While just over 61% of assembly websites have some guidance on COVID-19, most do not convey any other information on health, global health, COVID financial support or vaccines. Large and very large assemblies seem to have more information about these than small or medium assemblies, though these differences are not statistically significant.
Many church attendees may not routinely scour their assembly website for information, but influencers within the assemblies, including clergy and lay leaders, surely do. At best, this is a missed opportunity to convey information about our global situation in health and the role that the church can play; and to help influencers find accurate and common language to use with their congregations. At worst, silence can be construed as lack of support or engagement that could undercut efforts within assemblies to prioritize responding to the pandemic, whether locally or globally.
A limitation of this study is that we did not evaluate the quality or nature of the messages. Frankly, some churches may hold messages that are contrary to established factual positions about COVID-19 and its devastating impact on domestic and international health.
There are three implications of this work.
First, there needs to be more thoughtful study of the role that the U.S. church plays in U.S. and global health issues. How can the church rise to the occasion and speak with a common voice, expressed out of concern for health and healing for a world that is in need?
Second, church leaders ought to consider the impact of their voice – or their lack of voice – in these matters. Total silence on health and COVID in this moment in history is shocking. Church leaders have a role to play in speaking calmly and rationally to quell people’s fears. They also have a pivotal voice to confront rumors and conspiracies that otherwise would thrive in the absence of good faithful leadership.
Third, policymakers and public health experts ought to find ways to work more directly to help these church assemblies overcome some of these gaps. Common reference websites and resource pages would help.
It is short sighted to differentiate U.S. health from global health. It is impractical or impossible to contain pandemics at borders. We are also part of one, universal church and should be concerned about the well-being of our sisters and brothers.
Strong, common voices of faith leaders can help lead people to good practices and to seek evidence-based health services when needed. The body of Christ and the voice of the Church is just as global as any pandemic and is an enormous channel for hope, health and wholeness.
Finally, the lack of a consistent, ecumenical response of acknowledgement and solidarity with those affected by COVID-19 may contribute to declining relevancy in the Christian church today. The decline in U.S. church membership mentioned earlier raises the question: Why, and what can be done about this?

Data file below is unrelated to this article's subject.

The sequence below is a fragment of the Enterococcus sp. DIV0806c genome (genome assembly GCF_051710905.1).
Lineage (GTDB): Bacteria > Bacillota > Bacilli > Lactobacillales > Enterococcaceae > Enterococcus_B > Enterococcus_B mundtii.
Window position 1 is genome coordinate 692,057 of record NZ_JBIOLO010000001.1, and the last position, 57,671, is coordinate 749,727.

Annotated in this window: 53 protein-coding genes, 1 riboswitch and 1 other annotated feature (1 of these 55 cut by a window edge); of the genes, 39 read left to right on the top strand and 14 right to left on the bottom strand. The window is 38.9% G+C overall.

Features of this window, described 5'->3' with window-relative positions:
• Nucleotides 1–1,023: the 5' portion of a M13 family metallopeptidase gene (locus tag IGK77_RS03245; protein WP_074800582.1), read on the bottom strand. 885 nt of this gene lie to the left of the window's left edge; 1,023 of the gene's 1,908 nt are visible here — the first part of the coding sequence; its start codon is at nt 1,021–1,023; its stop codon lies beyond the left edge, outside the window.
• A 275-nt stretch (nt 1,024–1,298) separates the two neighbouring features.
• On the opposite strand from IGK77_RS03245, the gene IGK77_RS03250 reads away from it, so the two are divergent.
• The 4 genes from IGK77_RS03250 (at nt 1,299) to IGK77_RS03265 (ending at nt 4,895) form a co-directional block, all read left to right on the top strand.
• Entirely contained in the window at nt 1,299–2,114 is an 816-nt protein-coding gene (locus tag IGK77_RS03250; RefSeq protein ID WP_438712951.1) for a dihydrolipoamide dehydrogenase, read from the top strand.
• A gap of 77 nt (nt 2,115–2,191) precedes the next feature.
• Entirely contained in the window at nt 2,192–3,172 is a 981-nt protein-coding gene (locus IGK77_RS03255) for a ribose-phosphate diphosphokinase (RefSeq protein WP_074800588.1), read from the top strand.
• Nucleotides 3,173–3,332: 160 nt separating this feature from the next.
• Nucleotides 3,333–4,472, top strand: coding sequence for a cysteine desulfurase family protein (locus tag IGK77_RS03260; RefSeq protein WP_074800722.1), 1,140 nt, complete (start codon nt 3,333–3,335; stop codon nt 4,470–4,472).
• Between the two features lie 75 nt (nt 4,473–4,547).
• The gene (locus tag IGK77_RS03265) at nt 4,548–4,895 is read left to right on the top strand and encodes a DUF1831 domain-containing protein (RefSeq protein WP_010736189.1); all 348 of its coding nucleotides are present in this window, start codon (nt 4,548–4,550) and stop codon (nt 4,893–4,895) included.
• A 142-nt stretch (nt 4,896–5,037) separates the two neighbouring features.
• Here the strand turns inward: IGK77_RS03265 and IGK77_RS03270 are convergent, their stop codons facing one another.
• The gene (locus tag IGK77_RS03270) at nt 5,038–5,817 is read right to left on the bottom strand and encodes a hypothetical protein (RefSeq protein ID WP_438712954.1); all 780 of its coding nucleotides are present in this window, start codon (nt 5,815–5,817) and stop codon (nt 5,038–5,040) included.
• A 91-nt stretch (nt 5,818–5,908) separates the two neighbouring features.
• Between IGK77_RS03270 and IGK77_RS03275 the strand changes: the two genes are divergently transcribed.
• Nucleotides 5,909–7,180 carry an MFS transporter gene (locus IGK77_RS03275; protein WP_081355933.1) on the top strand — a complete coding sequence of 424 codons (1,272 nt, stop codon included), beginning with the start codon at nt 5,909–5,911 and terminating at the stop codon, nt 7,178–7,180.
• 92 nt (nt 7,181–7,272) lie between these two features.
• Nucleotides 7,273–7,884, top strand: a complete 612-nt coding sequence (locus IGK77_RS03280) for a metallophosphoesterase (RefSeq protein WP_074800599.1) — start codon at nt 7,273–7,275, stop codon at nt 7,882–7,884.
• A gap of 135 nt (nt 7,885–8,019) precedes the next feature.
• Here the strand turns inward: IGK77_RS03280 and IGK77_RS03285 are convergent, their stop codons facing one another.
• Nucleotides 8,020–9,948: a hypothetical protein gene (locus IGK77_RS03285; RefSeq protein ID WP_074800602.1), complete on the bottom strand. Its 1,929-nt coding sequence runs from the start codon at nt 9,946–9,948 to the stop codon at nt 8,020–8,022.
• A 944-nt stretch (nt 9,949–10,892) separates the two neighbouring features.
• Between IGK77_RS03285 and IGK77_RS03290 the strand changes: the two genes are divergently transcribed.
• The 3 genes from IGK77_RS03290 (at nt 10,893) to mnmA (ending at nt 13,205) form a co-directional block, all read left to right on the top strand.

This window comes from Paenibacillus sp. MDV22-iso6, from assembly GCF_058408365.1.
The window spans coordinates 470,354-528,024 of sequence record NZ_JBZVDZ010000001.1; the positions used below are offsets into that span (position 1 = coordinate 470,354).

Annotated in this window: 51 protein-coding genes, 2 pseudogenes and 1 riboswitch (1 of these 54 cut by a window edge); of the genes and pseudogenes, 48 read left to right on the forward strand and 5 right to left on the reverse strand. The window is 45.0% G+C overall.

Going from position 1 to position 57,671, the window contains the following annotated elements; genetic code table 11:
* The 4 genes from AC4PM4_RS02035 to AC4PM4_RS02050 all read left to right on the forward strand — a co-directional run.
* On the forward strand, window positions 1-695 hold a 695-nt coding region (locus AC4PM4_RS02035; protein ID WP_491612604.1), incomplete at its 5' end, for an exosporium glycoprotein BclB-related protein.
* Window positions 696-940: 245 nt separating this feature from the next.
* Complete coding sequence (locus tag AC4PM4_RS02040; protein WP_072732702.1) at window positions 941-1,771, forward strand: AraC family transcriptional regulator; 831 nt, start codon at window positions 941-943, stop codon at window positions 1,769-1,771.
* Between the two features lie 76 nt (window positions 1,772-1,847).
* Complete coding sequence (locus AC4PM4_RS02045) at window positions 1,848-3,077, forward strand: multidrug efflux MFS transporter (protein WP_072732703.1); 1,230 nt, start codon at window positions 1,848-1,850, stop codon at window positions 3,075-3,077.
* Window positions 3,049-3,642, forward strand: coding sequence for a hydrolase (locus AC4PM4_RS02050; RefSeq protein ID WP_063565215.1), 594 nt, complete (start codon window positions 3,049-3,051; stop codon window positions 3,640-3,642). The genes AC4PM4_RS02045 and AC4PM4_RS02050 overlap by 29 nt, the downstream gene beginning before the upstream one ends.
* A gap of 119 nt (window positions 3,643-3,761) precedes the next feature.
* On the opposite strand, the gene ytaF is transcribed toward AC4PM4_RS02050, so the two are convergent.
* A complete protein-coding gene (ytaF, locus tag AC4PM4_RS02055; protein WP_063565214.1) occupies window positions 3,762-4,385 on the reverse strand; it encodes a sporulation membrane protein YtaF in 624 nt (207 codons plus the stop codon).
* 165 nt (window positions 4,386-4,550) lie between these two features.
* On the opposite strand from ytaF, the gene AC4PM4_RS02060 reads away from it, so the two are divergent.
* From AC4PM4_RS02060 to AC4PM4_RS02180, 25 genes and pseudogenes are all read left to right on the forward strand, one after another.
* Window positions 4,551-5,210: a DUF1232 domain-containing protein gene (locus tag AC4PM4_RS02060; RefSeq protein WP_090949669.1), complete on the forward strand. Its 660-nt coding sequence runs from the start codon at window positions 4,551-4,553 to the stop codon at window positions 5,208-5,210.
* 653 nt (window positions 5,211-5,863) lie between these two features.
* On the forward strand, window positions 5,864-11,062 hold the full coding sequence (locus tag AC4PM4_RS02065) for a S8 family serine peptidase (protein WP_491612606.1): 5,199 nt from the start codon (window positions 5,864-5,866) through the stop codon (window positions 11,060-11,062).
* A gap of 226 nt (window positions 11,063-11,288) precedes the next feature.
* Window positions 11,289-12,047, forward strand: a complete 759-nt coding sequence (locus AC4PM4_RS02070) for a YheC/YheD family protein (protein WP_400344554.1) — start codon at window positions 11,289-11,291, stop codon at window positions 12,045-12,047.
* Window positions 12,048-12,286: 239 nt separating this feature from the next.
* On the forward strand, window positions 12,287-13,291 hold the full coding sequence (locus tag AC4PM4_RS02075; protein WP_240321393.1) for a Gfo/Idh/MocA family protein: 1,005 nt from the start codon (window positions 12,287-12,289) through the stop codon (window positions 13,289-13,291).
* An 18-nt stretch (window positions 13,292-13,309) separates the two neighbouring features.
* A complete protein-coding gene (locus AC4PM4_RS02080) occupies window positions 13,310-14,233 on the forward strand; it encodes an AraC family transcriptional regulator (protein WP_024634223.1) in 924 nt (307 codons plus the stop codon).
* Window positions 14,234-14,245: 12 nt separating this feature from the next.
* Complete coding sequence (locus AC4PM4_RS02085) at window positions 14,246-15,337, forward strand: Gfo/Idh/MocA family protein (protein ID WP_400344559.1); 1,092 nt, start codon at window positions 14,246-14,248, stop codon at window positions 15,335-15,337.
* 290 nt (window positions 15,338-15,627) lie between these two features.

These websites reflect the goals of the highest levels of assembly leadership and serve as centralized locations which clergy of individual congregations and their members visit to obtain critical information. If there was any guidance or response to be found to any topic the assembly feels is worth responding to, these websites should be where church leaders show signs of response. A complete lack of mention of COVID-19 indicates egregious apathy at worst, or lack of concern and priority at best.
Silence about health and COVID can be seen as a signal from the church. Young people, especially, expect the institutions with which they affiliate themselves to be as adept as they are in adjusting to a rapidly shifting world. The silence of many assemblies disregards those suffering in a global pandemic which has touched every facet of our lives. As a young person myself (Ryan), I was astonished to discover that even a single mention of COVID-19 was absent from nearly 40% of the examined assembly websites.
Some of the assembly websites provide excellent information, while others do not. It would be better to see consistent and accurate information conveyed across all websites. This divergence though indicates that the U.S. church has two faces: one that seeks to be current and relevant, and another that is not.
If any layperson were to look at a significant proportion of these virtual public faces, they would not be able to tell that the whole world is engulfed in a struggle against a deadly virus.
In James 5:14a, members of the body of Christ are reminded “Is anyone among you sick? Let him call for the elders of the church.” For over a year now, the inescapable presence of data, testimony, and personal experience has provided more than enough evidence to show that the whole of humanity is sick and suffering at this moment. If we lament the decline of the U.S. church, then we should question why the sick should be calling for the elders of the church if there is a very real chance that there will be no response. The true division between the voices of these assemblies is perhaps not split along the line of their content, but along the line of whether anything is being said at all.
About the authors: Ryan Dalforno is currently an intern with CCIH and will graduate in May from Pepperdine University with a B.S. in Biology. Doug Fountain serves as CCIH Executive Director.